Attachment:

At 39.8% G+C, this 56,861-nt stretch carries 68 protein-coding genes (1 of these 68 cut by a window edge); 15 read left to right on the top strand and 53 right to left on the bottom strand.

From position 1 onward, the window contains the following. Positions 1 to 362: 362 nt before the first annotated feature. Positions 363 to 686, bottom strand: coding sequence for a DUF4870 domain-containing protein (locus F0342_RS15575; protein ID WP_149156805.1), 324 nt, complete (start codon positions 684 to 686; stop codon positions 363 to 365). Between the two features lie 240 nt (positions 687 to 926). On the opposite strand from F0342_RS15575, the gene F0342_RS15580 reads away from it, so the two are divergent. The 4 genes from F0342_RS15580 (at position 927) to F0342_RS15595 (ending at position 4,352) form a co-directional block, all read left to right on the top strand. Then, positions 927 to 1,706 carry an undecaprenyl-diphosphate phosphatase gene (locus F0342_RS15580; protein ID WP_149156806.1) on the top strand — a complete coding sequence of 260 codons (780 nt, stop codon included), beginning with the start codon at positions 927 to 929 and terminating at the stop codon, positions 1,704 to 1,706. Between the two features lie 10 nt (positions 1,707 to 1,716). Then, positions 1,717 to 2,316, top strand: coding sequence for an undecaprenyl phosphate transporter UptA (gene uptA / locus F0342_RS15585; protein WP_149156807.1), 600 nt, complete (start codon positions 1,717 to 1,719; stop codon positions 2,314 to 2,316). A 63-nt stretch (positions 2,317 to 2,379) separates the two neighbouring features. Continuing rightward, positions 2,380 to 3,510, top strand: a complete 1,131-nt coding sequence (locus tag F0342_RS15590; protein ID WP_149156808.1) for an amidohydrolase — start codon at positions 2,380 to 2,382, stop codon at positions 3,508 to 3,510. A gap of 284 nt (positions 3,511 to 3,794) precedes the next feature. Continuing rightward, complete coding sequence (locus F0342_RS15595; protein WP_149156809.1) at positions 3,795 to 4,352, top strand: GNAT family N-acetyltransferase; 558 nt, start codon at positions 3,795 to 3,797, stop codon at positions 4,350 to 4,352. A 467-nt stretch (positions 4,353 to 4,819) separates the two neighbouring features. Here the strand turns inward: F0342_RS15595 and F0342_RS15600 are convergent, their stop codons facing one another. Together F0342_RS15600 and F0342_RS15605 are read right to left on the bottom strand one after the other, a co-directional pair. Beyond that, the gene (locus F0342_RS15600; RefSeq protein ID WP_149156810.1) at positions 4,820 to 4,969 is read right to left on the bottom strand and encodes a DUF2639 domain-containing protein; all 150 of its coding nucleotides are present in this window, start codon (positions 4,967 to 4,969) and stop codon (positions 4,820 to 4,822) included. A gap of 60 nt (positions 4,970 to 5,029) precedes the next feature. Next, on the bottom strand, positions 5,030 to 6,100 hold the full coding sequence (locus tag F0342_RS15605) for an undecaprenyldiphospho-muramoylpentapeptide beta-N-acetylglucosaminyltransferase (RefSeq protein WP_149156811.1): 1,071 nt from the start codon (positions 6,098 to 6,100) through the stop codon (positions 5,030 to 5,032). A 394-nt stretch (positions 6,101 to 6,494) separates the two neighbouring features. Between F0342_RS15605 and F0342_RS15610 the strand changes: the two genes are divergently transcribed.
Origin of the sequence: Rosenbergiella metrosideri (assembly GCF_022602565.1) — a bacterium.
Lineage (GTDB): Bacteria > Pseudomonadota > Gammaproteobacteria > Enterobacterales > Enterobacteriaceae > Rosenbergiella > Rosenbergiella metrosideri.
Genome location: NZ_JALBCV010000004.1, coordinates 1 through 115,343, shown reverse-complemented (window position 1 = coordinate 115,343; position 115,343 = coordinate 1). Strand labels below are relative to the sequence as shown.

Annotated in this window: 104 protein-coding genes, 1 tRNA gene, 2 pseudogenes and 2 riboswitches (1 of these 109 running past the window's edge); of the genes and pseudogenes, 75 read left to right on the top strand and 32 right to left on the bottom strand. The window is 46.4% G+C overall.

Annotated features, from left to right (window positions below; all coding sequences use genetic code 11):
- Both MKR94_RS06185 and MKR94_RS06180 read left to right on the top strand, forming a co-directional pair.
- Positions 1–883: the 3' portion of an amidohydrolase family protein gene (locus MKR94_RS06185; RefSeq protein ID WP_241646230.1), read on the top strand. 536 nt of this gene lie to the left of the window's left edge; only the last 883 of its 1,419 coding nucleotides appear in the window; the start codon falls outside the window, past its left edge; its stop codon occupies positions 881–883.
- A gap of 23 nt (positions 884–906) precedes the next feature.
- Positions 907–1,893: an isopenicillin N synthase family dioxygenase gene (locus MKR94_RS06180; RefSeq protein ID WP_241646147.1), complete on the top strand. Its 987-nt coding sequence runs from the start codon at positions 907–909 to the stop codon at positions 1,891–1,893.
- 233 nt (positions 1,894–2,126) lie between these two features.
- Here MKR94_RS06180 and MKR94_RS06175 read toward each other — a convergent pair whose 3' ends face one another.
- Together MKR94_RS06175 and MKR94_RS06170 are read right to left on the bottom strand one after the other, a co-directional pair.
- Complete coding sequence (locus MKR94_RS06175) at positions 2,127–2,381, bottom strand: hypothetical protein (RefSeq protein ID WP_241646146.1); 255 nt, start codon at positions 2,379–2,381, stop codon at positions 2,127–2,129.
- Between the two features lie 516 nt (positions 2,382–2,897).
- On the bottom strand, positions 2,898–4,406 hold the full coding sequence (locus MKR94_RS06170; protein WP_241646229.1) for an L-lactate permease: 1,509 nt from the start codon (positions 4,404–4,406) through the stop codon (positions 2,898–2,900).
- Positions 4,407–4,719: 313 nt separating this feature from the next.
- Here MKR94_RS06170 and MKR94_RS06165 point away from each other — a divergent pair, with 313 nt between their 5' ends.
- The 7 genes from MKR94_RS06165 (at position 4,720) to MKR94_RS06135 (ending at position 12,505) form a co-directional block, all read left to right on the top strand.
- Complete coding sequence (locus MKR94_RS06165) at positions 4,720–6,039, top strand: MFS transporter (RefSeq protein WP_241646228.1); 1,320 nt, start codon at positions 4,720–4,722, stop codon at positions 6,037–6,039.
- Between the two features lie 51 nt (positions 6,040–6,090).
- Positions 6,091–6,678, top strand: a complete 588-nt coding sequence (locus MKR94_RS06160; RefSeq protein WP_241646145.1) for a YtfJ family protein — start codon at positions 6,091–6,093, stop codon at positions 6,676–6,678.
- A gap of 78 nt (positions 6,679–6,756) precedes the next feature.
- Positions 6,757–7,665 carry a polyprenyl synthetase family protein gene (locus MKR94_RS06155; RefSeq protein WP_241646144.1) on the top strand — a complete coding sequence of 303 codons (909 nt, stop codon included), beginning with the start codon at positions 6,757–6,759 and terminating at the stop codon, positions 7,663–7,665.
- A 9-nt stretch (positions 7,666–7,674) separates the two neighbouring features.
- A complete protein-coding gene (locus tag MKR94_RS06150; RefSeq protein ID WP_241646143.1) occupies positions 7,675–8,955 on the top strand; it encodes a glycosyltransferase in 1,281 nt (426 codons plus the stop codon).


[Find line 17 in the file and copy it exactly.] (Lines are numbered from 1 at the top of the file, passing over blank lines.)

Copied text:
- On the bottom strand, positions 2,898–4,406 hold the full coding sequence (locus MKR94_RS06170; protein WP_241646229.1) for an L-lactate permease: 1,509 nt from the start codon (positions 4,404–4,406) through the stop codon (positions 2,898–2,900).